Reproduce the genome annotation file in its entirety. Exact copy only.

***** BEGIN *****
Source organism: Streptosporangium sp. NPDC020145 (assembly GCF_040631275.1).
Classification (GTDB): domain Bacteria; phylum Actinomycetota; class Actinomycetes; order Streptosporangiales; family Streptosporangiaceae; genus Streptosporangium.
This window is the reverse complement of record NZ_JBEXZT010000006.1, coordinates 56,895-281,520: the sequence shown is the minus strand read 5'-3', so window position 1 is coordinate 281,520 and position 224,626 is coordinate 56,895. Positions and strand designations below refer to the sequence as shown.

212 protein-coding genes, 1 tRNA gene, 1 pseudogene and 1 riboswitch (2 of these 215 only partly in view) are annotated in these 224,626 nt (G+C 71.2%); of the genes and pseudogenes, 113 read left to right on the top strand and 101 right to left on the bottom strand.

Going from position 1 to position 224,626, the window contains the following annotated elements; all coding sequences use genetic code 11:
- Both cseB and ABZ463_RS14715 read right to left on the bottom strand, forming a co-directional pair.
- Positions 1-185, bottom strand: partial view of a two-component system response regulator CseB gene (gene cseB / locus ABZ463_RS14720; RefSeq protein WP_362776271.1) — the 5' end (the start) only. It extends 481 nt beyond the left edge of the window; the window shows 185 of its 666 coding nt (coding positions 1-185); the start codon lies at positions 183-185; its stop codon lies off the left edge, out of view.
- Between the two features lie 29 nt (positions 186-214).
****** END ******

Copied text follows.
Source organism: Streptosporangium sp. NPDC020145 (assembly GCF_040631275.1).
Classification (GTDB): domain Bacteria; phylum Actinomycetota; class Actinomycetes; order Streptosporangiales; family Streptosporangiaceae; genus Streptosporangium.
This window is the reverse complement of record NZ_JBEXZT010000006.1, coordinates 56,895-281,520: the sequence shown is the minus strand read 5'-3', so window position 1 is coordinate 281,520 and position 224,626 is coordinate 56,895. Positions and strand designations below refer to the sequence as shown.

212 protein-coding genes, 1 tRNA gene, 1 pseudogene and 1 riboswitch (2 of these 215 only partly in view) are annotated in these 224,626 nt (G+C 71.2%); of the genes and pseudogenes, 113 read left to right on the top strand and 101 right to left on the bottom strand.

Going from position 1 to position 224,626, the window contains the following annotated elements; all coding sequences use genetic code 11:
- Both cseB and ABZ463_RS14715 read right to left on the bottom strand, forming a co-directional pair.
- Positions 1-185, bottom strand: partial view of a two-component system response regulator CseB gene (gene cseB / locus ABZ463_RS14720; RefSeq protein WP_362776271.1) — the 5' end (the start) only. It extends 481 nt beyond the left edge of the window; the window shows 185 of its 666 coding nt (coding positions 1-185); the start codon lies at positions 183-185; its stop codon lies off the left edge, out of view.
- Between the two features lie 29 nt (positions 186-214).